Roman Domestic Buildings / Edition 1

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Overview

From the hovels of peasants to the palaces of monarchs, this book provides an architectural picture of Roman society through a study of domestic buildings.

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Editorial Reviews

British Archaeology
“The rich variety of buildings across the Roman Empire is cleverly explored by the authors, the similarities and the differences being equally fascinating . . . One fascinating element to emerge is the Romans' love of their gardens. How timeless seem some of the attempts to include garden space in densely populated urban areas.” –British Archaeology
Greece and Rome
“In format, price, and tone the book easily succeeds (like its forerunner companion, Roman Public Buildings) in divulging a great deal of information in accessible terms.” –Greece and Rome, 44.2 (October 1997)
JACT Review
“ . . . deals with topics that are important for any teacher of Latin or Classical Civilisation, while its scale and clarity of organization make it accessible to sixth-formers.” –JACT Review, Summer 1998
Mnemosyne
“A book that can serve excellently as an introduction to the studies of Roman private houses, either for undergraduate students in archaeology or for general readers with an interest in ancient culture. The authors succeed in transmitting important information concerning the way of living in countryside and town, not only in Italy but also in the remote regions of the empire.” –Mnemosyne, Vol. LII, 1999
The Classical Review
“. . . a useful starting place. Unfamiliar words are collected in a glossary, and notes to each chapter provide references to some of the more specialist works. An index of sites serves as a guide to finding discussion of them in the text and to their location on four maps. The text is amplified by black and white plates and a generous number of line drawings, the latter generally placed conveniently close to the discussion. A guide to further reading is also included . . .” –The Classical Review, Vol. XLVIII, No. 1, 1998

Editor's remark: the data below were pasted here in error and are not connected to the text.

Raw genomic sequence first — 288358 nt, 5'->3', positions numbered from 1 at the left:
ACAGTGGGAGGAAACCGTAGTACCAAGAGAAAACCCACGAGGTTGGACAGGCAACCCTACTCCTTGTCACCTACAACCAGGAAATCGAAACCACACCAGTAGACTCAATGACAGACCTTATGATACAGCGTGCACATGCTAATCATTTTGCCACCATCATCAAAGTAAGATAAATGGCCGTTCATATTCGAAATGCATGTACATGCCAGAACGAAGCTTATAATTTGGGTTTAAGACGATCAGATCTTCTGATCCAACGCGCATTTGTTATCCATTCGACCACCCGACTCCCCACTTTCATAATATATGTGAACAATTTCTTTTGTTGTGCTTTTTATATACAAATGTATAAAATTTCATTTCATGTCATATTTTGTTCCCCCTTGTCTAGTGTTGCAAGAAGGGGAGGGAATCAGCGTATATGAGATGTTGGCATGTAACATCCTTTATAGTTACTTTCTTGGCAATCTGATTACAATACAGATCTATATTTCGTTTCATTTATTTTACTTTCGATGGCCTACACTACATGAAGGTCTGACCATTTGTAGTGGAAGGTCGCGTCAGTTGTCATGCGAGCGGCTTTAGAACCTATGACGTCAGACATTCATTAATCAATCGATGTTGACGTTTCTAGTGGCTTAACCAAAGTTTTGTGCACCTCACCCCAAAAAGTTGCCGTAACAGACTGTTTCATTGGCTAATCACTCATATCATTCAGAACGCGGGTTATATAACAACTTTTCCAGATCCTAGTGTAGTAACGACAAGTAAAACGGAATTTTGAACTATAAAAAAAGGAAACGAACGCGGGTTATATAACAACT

JACT Review
. . . deals with topics that are important for any teacher of Latin or Classical Civilisation, while its scale and clarity of organization make it accessible to sixth-formers.
Classical Review
. . . a useful starting place. Unfamiliar words are collected in a glossary, and notes to each chapter provide references to some of the more specialist works. An index of sites serves as a guide to finding discussion of them in the text and to their location on four maps. The text is amplified by black and white plates and a generous number of line drawings, the latter generally placed conveniently close to the discussion. A guide to further reading is also included . . .
Mnemosyne
A book that can serve excellently as an introduction to the studies of Roman private houses, either for undergraduate students in archaeology or for general readers with an interest in ancient culture. The authors succeed in transmitting important information concerning the way of living in countryside and town, not only in Italy but also in the remote regions of the empire.
JACT Review
. . . deals with topics that are important for any teacher of Latin or Classical Civilisation, while its scale and clarity of organization make it accessible to sixth-formers.
Classical Review
. . . a useful starting place. Unfamiliar words are collected in a glossary, and notes to each chapter provide references to some of the more specialist works. An index of sites serves as a guide to finding discussion of them in the text and to their location on four maps. The text is amplified by black and white plates and a generous number of line drawings, the latter generally placed conveniently close to the discussion. A guide to further reading is also included . . .
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Product Details

Meet the Author

Ian Barton was until his retirement Head of Classics at University of Wales, Lampeter.

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Table of Contents

Residential districts
    E.J. Owens
Urban housing 
    A .J. Brothers 
Houses in the country
    John Percival
Palaces
    Ian M. Barton
The Roman garden as a domestic building
    Nicholas Purcell
Military housing
    David P. Davison

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